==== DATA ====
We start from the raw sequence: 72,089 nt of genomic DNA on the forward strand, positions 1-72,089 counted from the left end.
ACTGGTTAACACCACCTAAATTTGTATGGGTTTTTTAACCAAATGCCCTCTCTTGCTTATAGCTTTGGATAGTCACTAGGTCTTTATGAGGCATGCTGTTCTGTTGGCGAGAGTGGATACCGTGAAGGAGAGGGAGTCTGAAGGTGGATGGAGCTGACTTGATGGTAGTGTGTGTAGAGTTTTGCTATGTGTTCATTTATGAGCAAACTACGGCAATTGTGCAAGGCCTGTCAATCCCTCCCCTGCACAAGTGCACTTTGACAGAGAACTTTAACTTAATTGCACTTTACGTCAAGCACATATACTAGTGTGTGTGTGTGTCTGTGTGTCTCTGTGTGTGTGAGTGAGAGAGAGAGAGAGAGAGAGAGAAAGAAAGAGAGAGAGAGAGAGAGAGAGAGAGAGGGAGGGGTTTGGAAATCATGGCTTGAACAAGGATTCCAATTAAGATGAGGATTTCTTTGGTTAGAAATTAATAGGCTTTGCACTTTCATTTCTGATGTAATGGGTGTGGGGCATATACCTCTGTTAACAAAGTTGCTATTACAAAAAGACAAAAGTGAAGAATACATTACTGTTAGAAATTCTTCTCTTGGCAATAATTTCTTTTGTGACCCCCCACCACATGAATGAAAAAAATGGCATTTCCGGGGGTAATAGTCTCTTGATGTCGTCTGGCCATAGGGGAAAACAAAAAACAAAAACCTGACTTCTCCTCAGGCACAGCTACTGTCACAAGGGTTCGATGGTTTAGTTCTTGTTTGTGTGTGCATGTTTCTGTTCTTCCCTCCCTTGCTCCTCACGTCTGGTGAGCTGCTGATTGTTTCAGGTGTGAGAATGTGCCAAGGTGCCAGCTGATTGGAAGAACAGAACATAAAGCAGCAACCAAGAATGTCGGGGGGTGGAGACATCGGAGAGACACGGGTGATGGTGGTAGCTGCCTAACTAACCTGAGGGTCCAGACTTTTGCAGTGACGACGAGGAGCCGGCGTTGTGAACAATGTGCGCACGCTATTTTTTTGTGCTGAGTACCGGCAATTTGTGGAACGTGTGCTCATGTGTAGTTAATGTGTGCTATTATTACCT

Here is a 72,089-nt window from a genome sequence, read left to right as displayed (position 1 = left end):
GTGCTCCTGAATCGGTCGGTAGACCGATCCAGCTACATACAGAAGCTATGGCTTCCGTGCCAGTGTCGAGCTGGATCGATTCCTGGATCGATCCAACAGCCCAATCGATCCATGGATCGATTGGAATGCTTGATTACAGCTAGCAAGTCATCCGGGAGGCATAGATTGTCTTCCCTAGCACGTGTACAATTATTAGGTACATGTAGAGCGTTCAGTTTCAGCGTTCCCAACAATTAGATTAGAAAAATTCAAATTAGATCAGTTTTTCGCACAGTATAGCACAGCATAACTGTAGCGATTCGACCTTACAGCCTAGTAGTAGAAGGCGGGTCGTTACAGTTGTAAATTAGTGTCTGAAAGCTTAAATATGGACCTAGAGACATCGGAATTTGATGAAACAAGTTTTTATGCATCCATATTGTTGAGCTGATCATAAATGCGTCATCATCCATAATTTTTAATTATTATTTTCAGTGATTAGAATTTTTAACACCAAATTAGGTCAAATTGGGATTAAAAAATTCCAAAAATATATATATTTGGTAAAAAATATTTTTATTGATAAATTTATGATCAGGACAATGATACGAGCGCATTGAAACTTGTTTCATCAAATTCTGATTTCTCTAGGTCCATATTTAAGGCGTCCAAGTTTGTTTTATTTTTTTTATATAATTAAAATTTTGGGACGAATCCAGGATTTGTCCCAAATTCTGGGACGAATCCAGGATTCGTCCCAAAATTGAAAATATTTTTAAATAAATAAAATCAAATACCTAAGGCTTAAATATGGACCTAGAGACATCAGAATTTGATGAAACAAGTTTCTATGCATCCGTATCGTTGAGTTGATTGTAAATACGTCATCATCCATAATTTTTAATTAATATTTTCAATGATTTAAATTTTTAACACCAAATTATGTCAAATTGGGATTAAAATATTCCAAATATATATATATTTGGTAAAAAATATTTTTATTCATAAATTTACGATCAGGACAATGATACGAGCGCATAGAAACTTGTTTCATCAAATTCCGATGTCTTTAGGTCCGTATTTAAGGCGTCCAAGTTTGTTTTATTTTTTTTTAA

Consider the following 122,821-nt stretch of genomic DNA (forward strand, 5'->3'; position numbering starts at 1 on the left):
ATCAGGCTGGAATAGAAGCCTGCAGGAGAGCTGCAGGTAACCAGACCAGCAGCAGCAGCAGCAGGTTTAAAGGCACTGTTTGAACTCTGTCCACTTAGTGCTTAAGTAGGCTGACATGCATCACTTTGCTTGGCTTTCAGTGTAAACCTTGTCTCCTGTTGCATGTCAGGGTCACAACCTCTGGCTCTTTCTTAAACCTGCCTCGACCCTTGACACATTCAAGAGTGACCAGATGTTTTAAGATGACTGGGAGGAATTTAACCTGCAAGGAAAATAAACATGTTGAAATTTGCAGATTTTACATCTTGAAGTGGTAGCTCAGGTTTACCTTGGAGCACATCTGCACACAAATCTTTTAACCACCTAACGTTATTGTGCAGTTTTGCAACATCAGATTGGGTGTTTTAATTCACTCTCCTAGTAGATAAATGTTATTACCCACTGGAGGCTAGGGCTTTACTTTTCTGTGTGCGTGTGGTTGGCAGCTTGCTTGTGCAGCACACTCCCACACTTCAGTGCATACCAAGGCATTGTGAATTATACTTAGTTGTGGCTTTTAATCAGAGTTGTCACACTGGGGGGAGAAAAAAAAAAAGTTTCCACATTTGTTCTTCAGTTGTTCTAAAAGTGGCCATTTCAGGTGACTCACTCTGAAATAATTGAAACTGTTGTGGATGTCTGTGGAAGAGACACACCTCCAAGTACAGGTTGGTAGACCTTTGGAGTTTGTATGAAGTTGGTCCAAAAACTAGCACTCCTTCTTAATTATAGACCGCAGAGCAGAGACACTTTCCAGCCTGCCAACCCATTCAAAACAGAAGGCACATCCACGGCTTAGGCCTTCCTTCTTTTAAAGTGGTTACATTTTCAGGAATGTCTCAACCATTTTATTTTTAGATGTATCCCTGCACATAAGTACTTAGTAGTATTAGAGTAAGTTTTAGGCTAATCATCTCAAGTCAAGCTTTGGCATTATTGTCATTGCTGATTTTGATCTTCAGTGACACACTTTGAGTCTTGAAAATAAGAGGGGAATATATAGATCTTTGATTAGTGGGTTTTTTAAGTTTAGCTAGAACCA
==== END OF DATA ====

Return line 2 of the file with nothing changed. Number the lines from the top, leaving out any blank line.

ACTGGTTAACACCACCTAAATTTGTATGGGTTTTTTAACCAAATGCCCTCTCTTGCTTATAGCTTTGGATAGTCACTAGGTCTTTATGAGGCATGCTGTTCTGTTGGCGAGAGTGGATACCGTGAAGGAGAGGGAGTCTGAAGGTGGATGGAGCTGACTTGATGGTAGTGTGTGTAGAGTTTTGCTATGTGTTCATTTATGAGCAAACTACGGCAATTGTGCAAGGCCTGTCAATCCCTCCCCTGCACAAGTGCACTTTGACAGAGAACTTTAACTTAATTGCACTTTACGTCAAGCACATATACTAGTGTGTGTGTGTGTCTGTGTGTCTCTGTGTGTGTGAGTGAGAGAGAGAGAGAGAGAGAGAGAAAGAAAGAGAGAGAGAGAGAGAGAGAGAGAGAGGGAGGGGTTTGGAAATCATGGCTTGAACAAGGATTCCAATTAAGATGAGGATTTCTTTGGTTAGAAATTAATAGGCTTTGCACTTTCATTTCTGATGTAATGGGTGTGGGGCATATACCTCTGTTAACAAAGTTGCTATTACAAAAAGACAAAAGTGAAGAATACATTACTGTTAGAAATTCTTCTCTTGGCAATAATTTCTTTTGTGACCCCCCACCACATGAATGAAAAAAATGGCATTTCCGGGGGTAATAGTCTCTTGATGTCGTCTGGCCATAGGGGAAAACAAAAAACAAAAACCTGACTTCTCCTCAGGCACAGCTACTGTCACAAGGGTTCGATGGTTTAGTTCTTGTTTGTGTGTGCATGTTTCTGTTCTTCCCTCCCTTGCTCCTCACGTCTGGTGAGCTGCTGATTGTTTCAGGTGTGAGAATGTGCCAAGGTGCCAGCTGATTGGAAGAACAGAACATAAAGCAGCAACCAAGAATGTCGGGGGGTGGAGACATCGGAGAGACACGGGTGATGGTGGTAGCTGCCTAACTAACCTGAGGGTCCAGACTTTTGCAGTGACGACGAGGAGCCGGCGTTGTGAACAATGTGCGCACGCTATTTTTTTGTGCTGAGTACCGGCAATTTGTGGAACGTGTGCTCATGTGTAGTTAATGTGTGCTATTATTACCT